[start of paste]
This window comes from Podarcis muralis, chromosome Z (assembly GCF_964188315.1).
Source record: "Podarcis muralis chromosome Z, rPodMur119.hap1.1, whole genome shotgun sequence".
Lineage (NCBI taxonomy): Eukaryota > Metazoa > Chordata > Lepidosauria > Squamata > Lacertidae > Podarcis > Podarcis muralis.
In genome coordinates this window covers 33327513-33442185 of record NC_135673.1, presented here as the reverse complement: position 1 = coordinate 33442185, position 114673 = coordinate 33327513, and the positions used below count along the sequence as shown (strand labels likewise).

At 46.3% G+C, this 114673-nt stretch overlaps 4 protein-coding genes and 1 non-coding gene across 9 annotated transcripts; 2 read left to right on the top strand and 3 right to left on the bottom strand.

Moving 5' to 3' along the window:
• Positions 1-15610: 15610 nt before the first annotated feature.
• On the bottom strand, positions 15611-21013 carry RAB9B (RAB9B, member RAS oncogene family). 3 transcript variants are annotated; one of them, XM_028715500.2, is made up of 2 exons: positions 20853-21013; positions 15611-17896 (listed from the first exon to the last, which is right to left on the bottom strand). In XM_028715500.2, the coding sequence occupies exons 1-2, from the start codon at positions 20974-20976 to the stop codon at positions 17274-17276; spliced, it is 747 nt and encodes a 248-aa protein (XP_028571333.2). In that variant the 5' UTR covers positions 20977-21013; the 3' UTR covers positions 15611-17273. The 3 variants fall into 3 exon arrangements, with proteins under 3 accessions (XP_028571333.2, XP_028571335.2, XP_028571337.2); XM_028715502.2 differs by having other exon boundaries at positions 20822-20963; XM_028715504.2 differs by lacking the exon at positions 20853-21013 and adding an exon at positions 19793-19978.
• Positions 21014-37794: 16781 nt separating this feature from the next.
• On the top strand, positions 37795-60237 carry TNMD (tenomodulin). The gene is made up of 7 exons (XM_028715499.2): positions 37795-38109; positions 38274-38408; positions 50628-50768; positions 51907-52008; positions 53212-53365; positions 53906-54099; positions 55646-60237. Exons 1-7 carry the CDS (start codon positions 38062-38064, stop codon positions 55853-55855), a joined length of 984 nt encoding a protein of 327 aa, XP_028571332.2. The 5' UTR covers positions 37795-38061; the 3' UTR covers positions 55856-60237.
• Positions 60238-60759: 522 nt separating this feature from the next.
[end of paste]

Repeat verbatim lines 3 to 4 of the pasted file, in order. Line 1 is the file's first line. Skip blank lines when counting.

Lineage (NCBI taxonomy): Eukaryota > Metazoa > Chordata > Lepidosauria > Squamata > Lacertidae > Podarcis > Podarcis muralis.
In genome coordinates this window covers 33327513-33442185 of record NC_135673.1, presented here as the reverse complement: position 1 = coordinate 33442185, position 114673 = coordinate 33327513, and the positions used below count along the sequence as shown (strand labels likewise).